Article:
|6/12/2013 8:01:00 AM|
German student comes to U.S. to improve English, learn MMA
When exchange students come to the United States, they often look forward to experiencing the culture first-hand, improving their English, or perhaps trying one of hundreds of activities that make the U.S. unique.
But ask Nico Schoenholz of Ludwigshafen, Germany, what he appreciated learning in the U.S. and his face lights up - "mixed martial arts," he says.
"After about six months, a (MMA) teacher moved here," explains Schoenholz, whose host family has been the Thomas and Alexina Ogeka family of Windom. "I was going to do mixed martial arts in Germany, but then I moved. It was a little late (in starting MMA in Windom), but it worked out.
"The most fun for me here has been the mixed martial arts."
He plans to continue his MMA instruction in Germany with hopes of achieving his Black Belt within five years.
That wasn't the only American activity he looked forward to experiencing. He also played football in the fall.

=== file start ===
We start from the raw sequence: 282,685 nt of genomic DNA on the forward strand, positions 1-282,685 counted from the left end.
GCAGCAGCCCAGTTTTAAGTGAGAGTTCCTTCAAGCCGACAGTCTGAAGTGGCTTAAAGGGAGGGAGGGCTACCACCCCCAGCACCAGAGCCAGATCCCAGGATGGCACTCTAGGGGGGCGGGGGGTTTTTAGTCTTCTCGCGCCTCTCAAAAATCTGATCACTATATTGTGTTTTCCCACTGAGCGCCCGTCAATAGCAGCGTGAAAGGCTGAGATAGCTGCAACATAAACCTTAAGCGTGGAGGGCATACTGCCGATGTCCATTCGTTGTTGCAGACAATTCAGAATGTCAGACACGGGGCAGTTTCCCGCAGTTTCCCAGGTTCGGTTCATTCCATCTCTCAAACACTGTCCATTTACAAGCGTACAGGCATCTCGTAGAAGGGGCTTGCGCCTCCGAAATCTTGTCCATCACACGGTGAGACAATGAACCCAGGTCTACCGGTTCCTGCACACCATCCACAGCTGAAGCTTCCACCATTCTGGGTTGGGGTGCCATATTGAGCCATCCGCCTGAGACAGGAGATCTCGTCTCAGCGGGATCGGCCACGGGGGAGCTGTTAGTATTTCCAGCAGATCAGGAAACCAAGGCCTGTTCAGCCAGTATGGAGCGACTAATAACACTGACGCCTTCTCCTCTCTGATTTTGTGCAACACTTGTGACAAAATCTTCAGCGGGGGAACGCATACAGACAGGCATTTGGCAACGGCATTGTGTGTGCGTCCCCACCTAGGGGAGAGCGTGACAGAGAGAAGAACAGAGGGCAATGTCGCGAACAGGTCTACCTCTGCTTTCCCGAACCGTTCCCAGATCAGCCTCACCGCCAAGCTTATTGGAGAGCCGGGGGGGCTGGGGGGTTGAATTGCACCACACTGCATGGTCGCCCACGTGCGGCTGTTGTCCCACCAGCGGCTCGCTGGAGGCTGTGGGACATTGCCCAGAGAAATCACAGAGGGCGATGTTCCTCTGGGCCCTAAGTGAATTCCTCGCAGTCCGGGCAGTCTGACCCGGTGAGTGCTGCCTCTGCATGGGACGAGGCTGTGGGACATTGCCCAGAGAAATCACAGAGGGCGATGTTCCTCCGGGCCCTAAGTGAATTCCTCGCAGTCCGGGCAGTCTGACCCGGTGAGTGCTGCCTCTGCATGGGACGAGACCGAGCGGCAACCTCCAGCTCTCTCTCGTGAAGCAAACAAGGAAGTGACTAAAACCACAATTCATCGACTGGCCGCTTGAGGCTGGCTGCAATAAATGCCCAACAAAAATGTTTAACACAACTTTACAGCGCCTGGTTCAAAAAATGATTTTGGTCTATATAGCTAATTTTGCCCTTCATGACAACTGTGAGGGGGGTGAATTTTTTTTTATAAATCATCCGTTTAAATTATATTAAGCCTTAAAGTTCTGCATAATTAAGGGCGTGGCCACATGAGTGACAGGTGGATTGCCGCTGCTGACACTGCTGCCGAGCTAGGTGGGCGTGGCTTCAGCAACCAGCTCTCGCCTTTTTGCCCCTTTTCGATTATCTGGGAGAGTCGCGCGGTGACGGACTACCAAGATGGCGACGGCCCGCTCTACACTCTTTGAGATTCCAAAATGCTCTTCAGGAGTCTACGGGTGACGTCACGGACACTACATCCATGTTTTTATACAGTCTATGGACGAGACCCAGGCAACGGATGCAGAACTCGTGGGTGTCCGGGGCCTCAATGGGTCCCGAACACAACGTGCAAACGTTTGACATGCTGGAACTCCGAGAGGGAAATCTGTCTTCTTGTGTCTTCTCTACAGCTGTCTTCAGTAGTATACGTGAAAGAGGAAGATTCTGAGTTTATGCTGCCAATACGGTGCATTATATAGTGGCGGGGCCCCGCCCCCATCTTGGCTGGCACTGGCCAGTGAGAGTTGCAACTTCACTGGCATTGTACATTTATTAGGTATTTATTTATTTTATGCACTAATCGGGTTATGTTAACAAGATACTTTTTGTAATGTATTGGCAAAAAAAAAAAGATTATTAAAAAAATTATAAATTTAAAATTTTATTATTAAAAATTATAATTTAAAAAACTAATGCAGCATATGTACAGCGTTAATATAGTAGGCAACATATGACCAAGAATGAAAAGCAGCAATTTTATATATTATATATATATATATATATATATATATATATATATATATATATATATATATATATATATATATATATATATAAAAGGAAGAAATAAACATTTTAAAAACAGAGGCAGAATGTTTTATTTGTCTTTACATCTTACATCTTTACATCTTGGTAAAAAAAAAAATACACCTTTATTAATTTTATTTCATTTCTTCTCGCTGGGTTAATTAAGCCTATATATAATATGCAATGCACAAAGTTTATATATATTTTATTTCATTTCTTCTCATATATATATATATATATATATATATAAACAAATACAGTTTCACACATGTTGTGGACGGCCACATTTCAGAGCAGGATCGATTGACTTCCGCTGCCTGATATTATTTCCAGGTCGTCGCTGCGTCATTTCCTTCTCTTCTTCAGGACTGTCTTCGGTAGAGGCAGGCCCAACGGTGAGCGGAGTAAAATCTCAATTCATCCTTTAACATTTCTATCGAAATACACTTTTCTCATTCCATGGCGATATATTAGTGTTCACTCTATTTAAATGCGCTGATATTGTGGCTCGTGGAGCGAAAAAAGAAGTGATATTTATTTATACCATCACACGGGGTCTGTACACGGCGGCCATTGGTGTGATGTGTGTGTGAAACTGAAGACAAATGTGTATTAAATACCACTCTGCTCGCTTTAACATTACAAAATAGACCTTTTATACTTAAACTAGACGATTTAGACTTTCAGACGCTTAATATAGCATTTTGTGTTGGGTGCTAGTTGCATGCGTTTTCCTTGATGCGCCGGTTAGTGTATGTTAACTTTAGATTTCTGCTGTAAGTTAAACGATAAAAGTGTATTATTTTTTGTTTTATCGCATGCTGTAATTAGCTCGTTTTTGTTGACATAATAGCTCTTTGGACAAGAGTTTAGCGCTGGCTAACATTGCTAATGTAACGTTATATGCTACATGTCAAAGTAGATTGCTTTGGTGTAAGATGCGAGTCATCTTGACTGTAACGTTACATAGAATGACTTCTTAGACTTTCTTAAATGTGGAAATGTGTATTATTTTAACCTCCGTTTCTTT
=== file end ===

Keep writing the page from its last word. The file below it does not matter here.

"It was fun and a different experience than other sports because of the gear. It was cool, but I sucked," he says with a laugh. "I was good at tackling, but, at first, I didn't understand how the game was played. 'Why do they have different players on defense and offense?' We totally don't have football in Germany and I only heard about in movies."
While that was the recreational education he received, he also accomplished an academic educational goal - improving his English.
"Before I came here, I couldn't speak much English, but now I can speak a little bit more," he says.
And, culturely, he connected with his American family.
"I hang out with these guys," he says of the Ogeka brothers. "We would go to the Cities or Worthington."
While English and MMA were two of the benefits of spending the 2012-13 school year in the U.S., there was also another reason he chose to become an exchange student.
"My mother said so," he says, half-joking, but turning quickly to a more serious tone. "She wanted me to learn English because it's good for applications to different schools. We have to have English as a language. If I'm advanced in English, it's good for my schooling.
"My sister was an exchange student, too, and liked it. She was in Regina, (Saskatchewan) Canada. She had a lot of fun and visited her host family this summer."
Windom, however, is a far cry from his home in Germany. His home for the past 10 months is a fraction of the size of his German hometown of Ludwigshafen. Moreover, Ludwigshafen was only minutes from the even larger cities of Mannheim and Frankfurt. Windom is 2½ hours from comparable-size cities such as Minneapolis and St. Paul.
For more on Nico, see the story on the Faith & Family page in the June 12 issue of the Cottonwood County Citizen on newsstands today.